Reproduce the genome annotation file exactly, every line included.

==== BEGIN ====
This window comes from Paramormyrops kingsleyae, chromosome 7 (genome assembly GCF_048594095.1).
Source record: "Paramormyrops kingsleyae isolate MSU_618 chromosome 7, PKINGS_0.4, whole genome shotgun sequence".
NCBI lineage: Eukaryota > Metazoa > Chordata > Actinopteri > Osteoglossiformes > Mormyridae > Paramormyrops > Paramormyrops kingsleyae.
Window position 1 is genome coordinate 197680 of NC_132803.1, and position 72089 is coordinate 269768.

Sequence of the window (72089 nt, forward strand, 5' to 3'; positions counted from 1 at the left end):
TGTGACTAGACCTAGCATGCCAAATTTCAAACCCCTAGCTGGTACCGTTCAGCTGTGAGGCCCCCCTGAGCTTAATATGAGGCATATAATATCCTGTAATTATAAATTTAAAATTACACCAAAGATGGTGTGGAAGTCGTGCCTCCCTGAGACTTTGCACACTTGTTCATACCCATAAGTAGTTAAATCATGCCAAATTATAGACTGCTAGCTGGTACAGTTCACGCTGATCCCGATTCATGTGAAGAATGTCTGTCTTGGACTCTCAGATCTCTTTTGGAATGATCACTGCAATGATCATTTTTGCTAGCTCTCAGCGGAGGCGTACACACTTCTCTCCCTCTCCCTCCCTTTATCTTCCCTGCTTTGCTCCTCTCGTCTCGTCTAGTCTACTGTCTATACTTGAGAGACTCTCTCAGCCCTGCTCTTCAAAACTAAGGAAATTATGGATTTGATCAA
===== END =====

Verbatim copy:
This window comes from Paramormyrops kingsleyae, chromosome 7 (genome assembly GCF_048594095.1).
Source record: "Paramormyrops kingsleyae isolate MSU_618 chromosome 7, PKINGS_0.4, whole genome shotgun sequence".
NCBI lineage: Eukaryota > Metazoa > Chordata > Actinopteri > Osteoglossiformes > Mormyridae > Paramormyrops > Paramormyrops kingsleyae.
Window position 1 is genome coordinate 197680 of NC_132803.1, and position 72089 is coordinate 269768.

Sequence of the window (72089 nt, forward strand, 5' to 3'; positions counted from 1 at the left end):
TGTGACTAGACCTAGCATGCCAAATTTCAAACCCCTAGCTGGTACCGTTCAGCTGTGAGGCCCCCCTGAGCTTAATATGAGGCATATAATATCCTGTAATTATAAATTTAAAATTACACCAAAGATGGTGTGGAAGTCGTGCCTCCCTGAGACTTTGCACACTTGTTCATACCCATAAGTAGTTAAATCATGCCAAATTATAGACTGCTAGCTGGTACAGTTCACGCTGATCCCGATTCATGTGAAGAATGTCTGTCTTGGACTCTCAGATCTCTTTTGGAATGATCACTGCAATGATCATTTTTGCTAGCTCTCAGCGGAGGCGTACACACTTCTCTCCCTCTCCCTCCCTTTATCTTCCCTGCTTTGCTCCTCTCGTCTCGTCTAGTCTACTGTCTATACTTGAGAGACTCTCTCAGCCCTGCTCTTCAAAACTAAGGAAATTATGGATTTGATCAA